VICTORIA, B.C. — The province of B.C. is offering fuel tax exemptions for fleets and individuals that use biodiesel and ethanol-blended fuels.
Beginning July 1 the ethanol and biodiesel portions of fuel will be exempt from the provincial motor fuel tax in an effort to promote the environmentally-friendly fuels. Ethanol is created from organiz materials such as corn and grain and biodiesel is made from vegetable oils and animal fats.
The tax exemptions will apply to blends of up to 25 per cent ethanol or 50 per cent biodiesel.
"This expanded exemption will help offset the higher costs of these ethanol and biodiesel blends and make them more competitive with conventional fuels," said Finance Minister, Gary Collins. "It will promote the use of these fuels and stimulate the development of production facilities in British Columbia as more people choose alternative fuels."
Currently Canadian Biofuels is attempting to localize production of biodiesel in the Lower Mainland of B.C., which would also result in decreased cost for users.
"B.C. has taken a leadership role in Canada by supporting renewable fuels with this tax exemption," said Mike Boyd, projects director for WISE Energy Co-op in Victoria. "By encouraging the use of clean, sustainable fuel, government acts on its commitment to improve air quality. It also enhances local industry’s prospect of manufacturing the world’s fastest growing alternative fuels, biodiesel and ethanol, right here in B.C."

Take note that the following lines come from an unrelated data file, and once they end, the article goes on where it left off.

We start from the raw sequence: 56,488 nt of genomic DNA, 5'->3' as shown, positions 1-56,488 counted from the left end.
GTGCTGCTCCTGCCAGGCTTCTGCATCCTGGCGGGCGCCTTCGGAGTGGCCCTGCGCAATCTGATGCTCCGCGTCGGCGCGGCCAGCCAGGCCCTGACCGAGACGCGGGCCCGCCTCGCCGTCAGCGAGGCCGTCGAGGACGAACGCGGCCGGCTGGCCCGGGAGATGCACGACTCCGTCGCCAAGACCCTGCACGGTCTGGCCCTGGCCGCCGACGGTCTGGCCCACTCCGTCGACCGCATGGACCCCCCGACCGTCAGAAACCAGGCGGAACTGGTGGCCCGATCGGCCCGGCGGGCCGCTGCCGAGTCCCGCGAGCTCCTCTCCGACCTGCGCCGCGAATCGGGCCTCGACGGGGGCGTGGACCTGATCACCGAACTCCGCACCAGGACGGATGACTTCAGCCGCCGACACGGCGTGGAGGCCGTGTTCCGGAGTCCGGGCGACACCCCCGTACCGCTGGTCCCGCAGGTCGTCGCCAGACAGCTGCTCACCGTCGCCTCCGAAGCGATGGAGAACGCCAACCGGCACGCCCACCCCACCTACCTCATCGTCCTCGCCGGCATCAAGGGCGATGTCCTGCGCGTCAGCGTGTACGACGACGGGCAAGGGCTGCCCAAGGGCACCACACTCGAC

A number of municipalities in the Lower Mainland have completed a pilot project using biodiesel and they say they will continue to use it when the cost becomes more competitive. That decision will likely be reinforced with the province’s announcement.
"By encouraging the use of cleaner alternative fuels, government is acting on its commitment to improve air quality," said Bill Barisoff, Minister of Water, Land and Air Protection. "Cleaner air and a healthier environment mean a better quality of life for all British Columbians."
For more information about which fuels qualify for the exemption, visit www.gov.bc.ca/rev.
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